John Fowles sometimes talked about literature as a game. As an author, he would pretend his characters have freedom, but he knew it was a game, and that he was playing God, in control of everything that happens. I find Fowles an admirable writer in part because he invites readers in on the game. In The French Lieutenant's Woman, he injects himself in to talk about the writing and reading process, he becomes a physical character in the novel, and he manipulates the "ending" while talking explicitly about it. But Fowles is not pulling one over on the reader--rather, he's inviting the reader to recognize fiction as fiction. In The Aristos Fowles writes about different types of games: games in which the play itself is what matters, and games in which there is a goal (to win). If fiction is a game for Fowles, it's a game that exists for its own sake, and a game in which the writer pulls the reader over to his side.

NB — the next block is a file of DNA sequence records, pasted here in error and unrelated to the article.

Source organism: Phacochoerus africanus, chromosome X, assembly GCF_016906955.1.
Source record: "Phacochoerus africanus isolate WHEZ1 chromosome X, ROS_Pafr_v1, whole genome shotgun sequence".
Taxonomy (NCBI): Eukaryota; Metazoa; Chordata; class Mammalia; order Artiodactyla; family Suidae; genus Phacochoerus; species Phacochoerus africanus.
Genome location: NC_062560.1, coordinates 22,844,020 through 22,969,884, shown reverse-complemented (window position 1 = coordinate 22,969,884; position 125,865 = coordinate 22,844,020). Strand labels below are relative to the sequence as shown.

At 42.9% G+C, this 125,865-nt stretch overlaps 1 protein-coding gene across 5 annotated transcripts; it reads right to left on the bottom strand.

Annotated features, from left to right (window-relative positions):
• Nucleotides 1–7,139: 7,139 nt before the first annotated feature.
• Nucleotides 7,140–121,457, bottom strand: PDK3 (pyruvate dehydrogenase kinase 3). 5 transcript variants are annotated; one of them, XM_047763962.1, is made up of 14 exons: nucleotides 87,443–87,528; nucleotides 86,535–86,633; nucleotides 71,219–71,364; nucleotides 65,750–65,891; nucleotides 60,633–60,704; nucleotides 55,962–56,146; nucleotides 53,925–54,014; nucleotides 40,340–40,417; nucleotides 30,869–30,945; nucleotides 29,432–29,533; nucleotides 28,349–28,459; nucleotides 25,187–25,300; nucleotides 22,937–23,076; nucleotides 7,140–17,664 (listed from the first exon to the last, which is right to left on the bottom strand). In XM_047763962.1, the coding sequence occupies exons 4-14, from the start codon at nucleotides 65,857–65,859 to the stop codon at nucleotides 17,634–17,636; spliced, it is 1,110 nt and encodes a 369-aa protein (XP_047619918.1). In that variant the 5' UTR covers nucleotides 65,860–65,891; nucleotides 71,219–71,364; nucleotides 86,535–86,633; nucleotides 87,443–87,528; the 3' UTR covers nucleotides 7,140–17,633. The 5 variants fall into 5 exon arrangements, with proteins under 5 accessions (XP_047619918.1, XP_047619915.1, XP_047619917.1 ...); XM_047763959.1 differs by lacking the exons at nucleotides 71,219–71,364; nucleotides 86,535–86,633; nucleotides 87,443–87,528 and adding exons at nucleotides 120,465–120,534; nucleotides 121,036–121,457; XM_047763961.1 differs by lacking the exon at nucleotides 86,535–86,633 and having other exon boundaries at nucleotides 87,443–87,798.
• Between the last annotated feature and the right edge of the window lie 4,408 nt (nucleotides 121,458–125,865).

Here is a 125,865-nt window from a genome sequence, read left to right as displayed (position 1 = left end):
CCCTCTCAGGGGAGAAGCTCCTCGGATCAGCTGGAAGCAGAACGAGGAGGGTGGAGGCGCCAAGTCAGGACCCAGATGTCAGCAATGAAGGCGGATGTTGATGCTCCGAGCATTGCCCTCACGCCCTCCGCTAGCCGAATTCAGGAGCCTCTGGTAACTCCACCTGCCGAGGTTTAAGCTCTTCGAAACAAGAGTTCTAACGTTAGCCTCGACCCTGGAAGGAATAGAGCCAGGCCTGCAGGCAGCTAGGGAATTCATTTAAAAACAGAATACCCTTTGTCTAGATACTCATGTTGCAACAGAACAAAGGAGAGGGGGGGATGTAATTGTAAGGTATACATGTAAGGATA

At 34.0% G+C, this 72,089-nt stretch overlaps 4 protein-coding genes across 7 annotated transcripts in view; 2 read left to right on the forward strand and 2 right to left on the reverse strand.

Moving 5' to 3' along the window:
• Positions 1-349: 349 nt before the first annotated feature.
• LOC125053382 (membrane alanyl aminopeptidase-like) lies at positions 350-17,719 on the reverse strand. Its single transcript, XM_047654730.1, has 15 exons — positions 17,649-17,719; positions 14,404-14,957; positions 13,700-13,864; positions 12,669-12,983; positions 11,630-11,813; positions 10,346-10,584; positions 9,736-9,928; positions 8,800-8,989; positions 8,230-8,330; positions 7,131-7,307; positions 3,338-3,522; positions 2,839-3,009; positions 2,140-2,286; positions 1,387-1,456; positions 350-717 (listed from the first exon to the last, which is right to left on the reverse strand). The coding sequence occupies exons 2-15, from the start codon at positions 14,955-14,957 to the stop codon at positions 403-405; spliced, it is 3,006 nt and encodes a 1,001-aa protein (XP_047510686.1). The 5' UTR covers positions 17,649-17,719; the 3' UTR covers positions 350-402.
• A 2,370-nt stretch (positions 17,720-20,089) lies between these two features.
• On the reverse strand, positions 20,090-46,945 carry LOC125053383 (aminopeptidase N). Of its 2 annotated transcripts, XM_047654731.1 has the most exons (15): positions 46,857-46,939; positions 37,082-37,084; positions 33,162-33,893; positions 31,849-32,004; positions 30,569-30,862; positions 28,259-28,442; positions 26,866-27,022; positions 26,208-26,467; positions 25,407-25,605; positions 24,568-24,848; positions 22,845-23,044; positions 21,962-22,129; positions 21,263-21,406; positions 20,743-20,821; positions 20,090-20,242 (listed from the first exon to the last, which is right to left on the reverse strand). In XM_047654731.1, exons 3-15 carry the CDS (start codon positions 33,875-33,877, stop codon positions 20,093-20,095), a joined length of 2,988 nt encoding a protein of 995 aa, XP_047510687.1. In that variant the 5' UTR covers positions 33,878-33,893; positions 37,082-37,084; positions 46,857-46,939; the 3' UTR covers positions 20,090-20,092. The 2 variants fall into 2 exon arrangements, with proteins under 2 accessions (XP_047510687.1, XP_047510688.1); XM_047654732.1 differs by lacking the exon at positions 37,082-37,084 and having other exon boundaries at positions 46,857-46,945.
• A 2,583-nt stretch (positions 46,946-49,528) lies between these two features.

I sometimes think of Fowles as a Reader-response writer: he requires his readers to think about how they read. And perhaps this game metaphor is useful in thinking about how we read. For example, when I read, I know the characters are not real. They don't exist: the author made them up. Yet I'm willing to play the game: while reading, I will happily pretend that the characters are real. I'm willing to assess their actions and consider their desires and motivations. I'm willing to get to know them, try to understand them. I might like them or dislike them. I know the characters don't exist, but I'm willing to play the fiction writer's game. Fiction is pretend. But as children we find it's fun to pretend: we play pretend all the time. As we grow, we can still be willing to play pretend. I'm not giving up my reason or my critical faculties when I pretend that the series of letters I see on the page identify real characters or events: I'm agreeing to play the game. It's a game with conventions, and there is generally a set of rules that both author and reader have agreed to. You can experience literature without agreeing to the rules of the game or even treating it like it's a game. But fiction is, indeed, a game of pretend.